Social, economic, environmental and health inequalities within UK cities can be detected using a deep-learning computer method that analyses publicly available street imagery. The findings are published in Scientific Reports this week.
Detailed measurements of the substantial inequalities that exist within large cities like London are crucial for informing and evaluating policies that aim to reduce them. However, only a small number of countries have fully linked statistical datasets that allow for real-time measurements.
Esra Suel and colleagues used a deep-learning approach to train a computer programme to detect inequalities in four major UK cities - London, Birmingham, Manchester and Leeds - using publicly available street level images and government statistics. Trained on 525,860 images from London corresponding to 156,581 postcodes, the programme predicted outcomes with similar accuracy in the other three cities, after it had been fine-tuned with only 1% of additional images collected in the West Midlands, Greater Manchester and West Yorkshire.
The authors hypothesized that some features of cities and urban life, such as quality of housing and the living environment, have direct visual signals that a computer could recognize. These visual signals include building materials and disrepair, cars, or local shops. Combined with government statistics on outcomes such as housing conditions, mean income, or mortality and morbidity rates for one city, images may be used to train a computer programme to detect inequalities in other cities that lack statistical data.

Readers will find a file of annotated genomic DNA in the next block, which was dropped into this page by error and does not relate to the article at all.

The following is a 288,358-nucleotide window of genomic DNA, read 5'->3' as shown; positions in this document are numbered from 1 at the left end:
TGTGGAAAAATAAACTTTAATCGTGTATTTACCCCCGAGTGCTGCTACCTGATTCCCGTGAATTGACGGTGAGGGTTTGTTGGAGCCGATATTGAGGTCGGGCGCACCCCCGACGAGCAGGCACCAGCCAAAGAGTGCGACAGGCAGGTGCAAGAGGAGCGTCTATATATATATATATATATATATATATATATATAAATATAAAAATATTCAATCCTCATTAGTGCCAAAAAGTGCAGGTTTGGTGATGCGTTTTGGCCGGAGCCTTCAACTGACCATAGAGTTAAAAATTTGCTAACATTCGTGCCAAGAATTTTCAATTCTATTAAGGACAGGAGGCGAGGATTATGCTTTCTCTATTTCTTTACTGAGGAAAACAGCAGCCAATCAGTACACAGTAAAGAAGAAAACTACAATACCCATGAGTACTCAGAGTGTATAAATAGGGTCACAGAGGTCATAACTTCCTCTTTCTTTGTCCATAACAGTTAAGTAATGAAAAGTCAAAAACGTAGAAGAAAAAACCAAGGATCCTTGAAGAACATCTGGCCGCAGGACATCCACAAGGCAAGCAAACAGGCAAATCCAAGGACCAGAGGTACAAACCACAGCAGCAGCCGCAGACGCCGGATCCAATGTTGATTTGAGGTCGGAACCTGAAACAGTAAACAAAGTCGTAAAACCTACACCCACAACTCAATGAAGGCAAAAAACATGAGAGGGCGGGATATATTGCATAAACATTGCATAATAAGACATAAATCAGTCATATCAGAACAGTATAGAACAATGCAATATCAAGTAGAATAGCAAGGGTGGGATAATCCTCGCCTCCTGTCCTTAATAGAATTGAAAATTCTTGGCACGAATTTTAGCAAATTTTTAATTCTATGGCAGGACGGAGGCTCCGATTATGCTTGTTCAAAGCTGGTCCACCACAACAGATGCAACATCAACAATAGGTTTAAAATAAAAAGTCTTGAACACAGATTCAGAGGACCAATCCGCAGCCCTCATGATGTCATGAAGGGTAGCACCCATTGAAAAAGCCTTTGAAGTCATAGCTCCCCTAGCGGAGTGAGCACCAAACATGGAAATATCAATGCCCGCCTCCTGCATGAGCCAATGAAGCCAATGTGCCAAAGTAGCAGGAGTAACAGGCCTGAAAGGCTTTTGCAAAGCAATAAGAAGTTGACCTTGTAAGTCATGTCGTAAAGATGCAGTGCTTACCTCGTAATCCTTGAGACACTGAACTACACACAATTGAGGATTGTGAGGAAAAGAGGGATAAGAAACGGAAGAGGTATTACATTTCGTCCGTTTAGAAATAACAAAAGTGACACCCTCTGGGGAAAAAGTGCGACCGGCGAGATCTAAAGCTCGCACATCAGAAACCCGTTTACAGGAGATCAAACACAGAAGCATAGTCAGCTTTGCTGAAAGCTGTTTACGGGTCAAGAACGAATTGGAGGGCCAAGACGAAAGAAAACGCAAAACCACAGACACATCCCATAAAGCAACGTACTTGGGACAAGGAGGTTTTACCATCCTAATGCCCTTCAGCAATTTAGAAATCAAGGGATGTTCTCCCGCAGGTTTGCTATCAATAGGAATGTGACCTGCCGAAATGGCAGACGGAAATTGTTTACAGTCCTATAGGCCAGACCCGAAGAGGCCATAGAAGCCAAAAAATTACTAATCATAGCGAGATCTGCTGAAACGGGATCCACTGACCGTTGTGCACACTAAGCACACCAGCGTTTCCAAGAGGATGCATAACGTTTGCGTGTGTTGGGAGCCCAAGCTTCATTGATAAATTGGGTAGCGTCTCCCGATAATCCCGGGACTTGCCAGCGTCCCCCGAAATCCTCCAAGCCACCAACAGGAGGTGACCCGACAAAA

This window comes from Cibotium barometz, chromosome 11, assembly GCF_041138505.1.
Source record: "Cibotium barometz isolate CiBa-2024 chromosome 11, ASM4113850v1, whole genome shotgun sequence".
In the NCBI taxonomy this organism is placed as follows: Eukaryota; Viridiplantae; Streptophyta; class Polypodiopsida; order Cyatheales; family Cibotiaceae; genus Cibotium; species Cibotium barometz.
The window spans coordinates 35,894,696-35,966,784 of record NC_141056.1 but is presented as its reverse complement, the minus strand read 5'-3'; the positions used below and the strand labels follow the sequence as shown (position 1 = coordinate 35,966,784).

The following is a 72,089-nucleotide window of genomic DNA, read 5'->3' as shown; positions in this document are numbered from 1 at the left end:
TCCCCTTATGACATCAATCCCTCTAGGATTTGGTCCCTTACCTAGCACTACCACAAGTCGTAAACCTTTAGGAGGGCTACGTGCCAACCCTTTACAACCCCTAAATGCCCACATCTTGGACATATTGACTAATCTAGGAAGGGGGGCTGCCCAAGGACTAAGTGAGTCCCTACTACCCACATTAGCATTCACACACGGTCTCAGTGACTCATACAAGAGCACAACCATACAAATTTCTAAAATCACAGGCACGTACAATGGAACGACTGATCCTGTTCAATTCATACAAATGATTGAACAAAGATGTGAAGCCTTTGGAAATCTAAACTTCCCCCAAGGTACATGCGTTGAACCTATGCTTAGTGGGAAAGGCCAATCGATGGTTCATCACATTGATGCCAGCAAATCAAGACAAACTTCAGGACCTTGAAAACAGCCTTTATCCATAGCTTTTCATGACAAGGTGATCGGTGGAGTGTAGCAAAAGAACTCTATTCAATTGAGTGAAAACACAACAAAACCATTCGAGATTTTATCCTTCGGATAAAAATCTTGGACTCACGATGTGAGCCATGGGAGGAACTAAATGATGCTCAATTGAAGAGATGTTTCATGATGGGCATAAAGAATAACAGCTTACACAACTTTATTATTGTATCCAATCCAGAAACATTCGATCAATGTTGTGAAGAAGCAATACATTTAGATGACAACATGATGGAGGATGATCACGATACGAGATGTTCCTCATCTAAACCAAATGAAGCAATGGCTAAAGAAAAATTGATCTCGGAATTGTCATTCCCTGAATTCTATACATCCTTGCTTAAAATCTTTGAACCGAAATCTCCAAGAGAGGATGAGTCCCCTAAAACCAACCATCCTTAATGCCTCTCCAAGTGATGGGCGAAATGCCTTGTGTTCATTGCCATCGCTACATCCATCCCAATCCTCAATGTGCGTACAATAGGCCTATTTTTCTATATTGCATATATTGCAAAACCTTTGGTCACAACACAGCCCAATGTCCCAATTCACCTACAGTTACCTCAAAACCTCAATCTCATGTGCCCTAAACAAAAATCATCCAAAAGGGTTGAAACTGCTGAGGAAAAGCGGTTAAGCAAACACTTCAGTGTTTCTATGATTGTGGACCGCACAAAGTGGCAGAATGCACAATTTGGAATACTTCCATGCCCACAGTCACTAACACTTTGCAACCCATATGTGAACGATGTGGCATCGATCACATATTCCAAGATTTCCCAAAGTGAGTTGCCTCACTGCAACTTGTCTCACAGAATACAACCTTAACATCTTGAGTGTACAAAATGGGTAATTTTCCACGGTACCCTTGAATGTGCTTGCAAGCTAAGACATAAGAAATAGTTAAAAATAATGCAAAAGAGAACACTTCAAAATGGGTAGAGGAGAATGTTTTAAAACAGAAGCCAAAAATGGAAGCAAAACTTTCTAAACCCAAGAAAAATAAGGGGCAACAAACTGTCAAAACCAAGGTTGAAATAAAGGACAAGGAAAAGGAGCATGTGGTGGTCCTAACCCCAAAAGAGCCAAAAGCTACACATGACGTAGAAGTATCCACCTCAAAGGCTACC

The authors found that their computer programme was most successful at recognizing differences in quality of the living environment and mean income, and least successful for crime and self-reported health.